This is part 4 of a five-part series on Six Sigma practices for the automotive industry. Read part 1,  part 2, and part 3.

One of the key principles of DMAIC (Define, Measure, Analyze, Improve, and Control) methodology used by Six Sigma is patience. You must understand that the information required to create a solution to your problem is, more often than not, unavailable in the beginning of the project.

Your patience will come from understanding and trusting the proven results of the DMAIC strategy. As your confidence in these methods grows, so will your willingness to patiently gather the information you need to solve your problem.

You Need Patience to Improve.

The time you spend preparing to point to a possible solution returns immeasurable benefits. For example, you may see reduced number of trials, less use of resources, and focused approaches to areas of potential improvement.

Building on the first three phases of DMAIC, the Improve phase offers the opportunity to present solutions supported by scientific and explainable research. Be aware that your subject matter experts might offer varying opinions on the findings. That’s OK, because the thought process that leads to the Improve phase also makes it possible to go back and repeat earlier phases to make any necessary modifications to your methods.

The Improve phase consists of pilot studies. These studies test the proposed theories that you will evaluate later on using the same measurement methods used in Analyze phase. The tests shed light on scenarios that may be put in place to solve your problem and achieve your stated goal.

Get Ready to Brainstorm.

The Improve phase also involves a series of structured brainstorming sessions. These sessions allow free flow of thought and consideration of uncommon ideas to offer the most innovative solutions. The underlying structure in these sessions will keep the subject matter experts aligned with the purpose of the project. You should encourage them to propose ideas which are measurable, scientific, and fact-based.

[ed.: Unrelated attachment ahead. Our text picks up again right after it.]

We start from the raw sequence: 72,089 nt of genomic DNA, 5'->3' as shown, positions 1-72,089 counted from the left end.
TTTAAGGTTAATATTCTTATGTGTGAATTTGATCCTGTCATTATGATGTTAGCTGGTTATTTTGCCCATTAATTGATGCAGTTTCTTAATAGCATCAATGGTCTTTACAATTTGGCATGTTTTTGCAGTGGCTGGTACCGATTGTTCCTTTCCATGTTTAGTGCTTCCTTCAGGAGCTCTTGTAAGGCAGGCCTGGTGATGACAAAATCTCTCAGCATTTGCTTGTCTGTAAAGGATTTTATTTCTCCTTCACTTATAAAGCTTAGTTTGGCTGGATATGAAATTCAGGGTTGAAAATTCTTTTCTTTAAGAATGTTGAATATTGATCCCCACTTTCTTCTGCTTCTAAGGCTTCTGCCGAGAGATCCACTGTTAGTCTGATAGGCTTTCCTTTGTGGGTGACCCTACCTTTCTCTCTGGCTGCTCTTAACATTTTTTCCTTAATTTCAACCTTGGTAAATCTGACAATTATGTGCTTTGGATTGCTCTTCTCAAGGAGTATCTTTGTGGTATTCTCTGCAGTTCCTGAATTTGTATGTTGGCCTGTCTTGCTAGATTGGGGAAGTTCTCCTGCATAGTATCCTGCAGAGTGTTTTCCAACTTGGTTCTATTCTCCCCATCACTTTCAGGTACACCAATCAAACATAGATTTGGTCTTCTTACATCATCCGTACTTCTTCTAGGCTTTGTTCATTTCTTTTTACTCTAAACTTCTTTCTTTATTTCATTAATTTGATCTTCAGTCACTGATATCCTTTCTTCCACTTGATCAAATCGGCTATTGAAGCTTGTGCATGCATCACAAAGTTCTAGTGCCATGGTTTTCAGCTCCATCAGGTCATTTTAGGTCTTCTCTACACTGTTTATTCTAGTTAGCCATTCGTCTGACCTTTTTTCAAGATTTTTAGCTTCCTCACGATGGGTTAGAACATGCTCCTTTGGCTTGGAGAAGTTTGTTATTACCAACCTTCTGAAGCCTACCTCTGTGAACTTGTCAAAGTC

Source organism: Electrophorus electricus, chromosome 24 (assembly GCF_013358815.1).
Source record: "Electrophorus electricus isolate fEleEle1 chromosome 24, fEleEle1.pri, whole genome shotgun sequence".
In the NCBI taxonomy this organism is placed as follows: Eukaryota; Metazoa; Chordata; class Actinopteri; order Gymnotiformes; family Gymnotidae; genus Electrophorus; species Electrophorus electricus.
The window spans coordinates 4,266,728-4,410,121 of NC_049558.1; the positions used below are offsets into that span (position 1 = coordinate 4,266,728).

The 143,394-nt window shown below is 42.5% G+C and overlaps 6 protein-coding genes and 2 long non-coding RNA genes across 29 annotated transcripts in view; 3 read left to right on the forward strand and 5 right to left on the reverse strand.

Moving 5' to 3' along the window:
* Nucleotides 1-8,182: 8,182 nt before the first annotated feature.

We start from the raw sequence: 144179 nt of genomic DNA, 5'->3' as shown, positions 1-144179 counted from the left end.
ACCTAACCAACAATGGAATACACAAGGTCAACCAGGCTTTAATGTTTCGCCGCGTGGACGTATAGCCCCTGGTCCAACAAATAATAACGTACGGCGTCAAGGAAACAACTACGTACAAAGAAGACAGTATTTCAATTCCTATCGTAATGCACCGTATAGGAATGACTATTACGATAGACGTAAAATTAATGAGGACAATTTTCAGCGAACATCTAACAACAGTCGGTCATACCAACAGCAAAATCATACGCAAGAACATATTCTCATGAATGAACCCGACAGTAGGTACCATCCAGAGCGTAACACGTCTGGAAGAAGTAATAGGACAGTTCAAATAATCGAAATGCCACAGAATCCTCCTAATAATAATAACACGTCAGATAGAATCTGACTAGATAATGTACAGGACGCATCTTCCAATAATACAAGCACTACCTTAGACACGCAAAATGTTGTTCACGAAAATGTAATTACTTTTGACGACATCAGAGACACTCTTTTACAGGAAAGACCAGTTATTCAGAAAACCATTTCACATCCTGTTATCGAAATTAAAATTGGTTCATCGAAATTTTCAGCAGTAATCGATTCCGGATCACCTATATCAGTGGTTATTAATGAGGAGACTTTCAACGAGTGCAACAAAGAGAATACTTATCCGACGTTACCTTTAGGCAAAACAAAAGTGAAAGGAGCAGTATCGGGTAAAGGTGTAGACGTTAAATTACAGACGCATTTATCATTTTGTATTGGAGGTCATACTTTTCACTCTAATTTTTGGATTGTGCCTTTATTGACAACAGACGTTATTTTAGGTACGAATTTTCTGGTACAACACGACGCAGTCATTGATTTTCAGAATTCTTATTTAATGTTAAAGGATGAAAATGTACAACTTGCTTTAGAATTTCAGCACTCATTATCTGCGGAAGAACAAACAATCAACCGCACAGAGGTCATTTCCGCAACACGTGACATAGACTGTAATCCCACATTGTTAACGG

The brainstorming sessions are designed to incrementally narrow the scope and focus the efforts. The first step is the formation of an idea matrix. This includes any idea that may help solve the challenges and root causes of the problem. Propose each idea individually for each challenge.  You evaluate the ideas in the next part of Improve phase, which is the decision matrix.

The decision matrix is no different from a weighted scoring table. It presents the way the evaluation was made and the reason the proposed solution was chosen. As is the case with any part of DMAIC, the decision matrix illuminates the thought process and allows for modifications if necessary.

The Solution Reveals Itself.

Finally the solution surfaces. But don’t move too fast. You already stated your main goal for the project during the Define phase. But in DMAIC methodology, your underlying goal is to minimize the use of resources and achieve the greatest positive impact. It is possible that a change within the scope of the project might require other changes, sometimes undesired ones. To test your proposed solution and anticipate any necessary design improvements, the solution must undergo an FMEA analysis.

Failure Mode and Effects Analysis (FMEA) describes a theoretical environment. It provides a platform to brainstorm scenarios in which the proposed solution might cause other issues. It also facilitates discussions on design controls. FMEA can be a lengthy exercise, but remember to have patience.  Think before you implement, and you’ll almost always save resources in the long run.

The last phase of DMAIC focuses on ways to make the improvements last. Even after you find a solution and measure your results, your processes may revert to previous conditions. The goal of the Control phase is to maintain your solution. We’ll discuss the Control phase in a future post.

photo credit: 91957046 via photopin (license)

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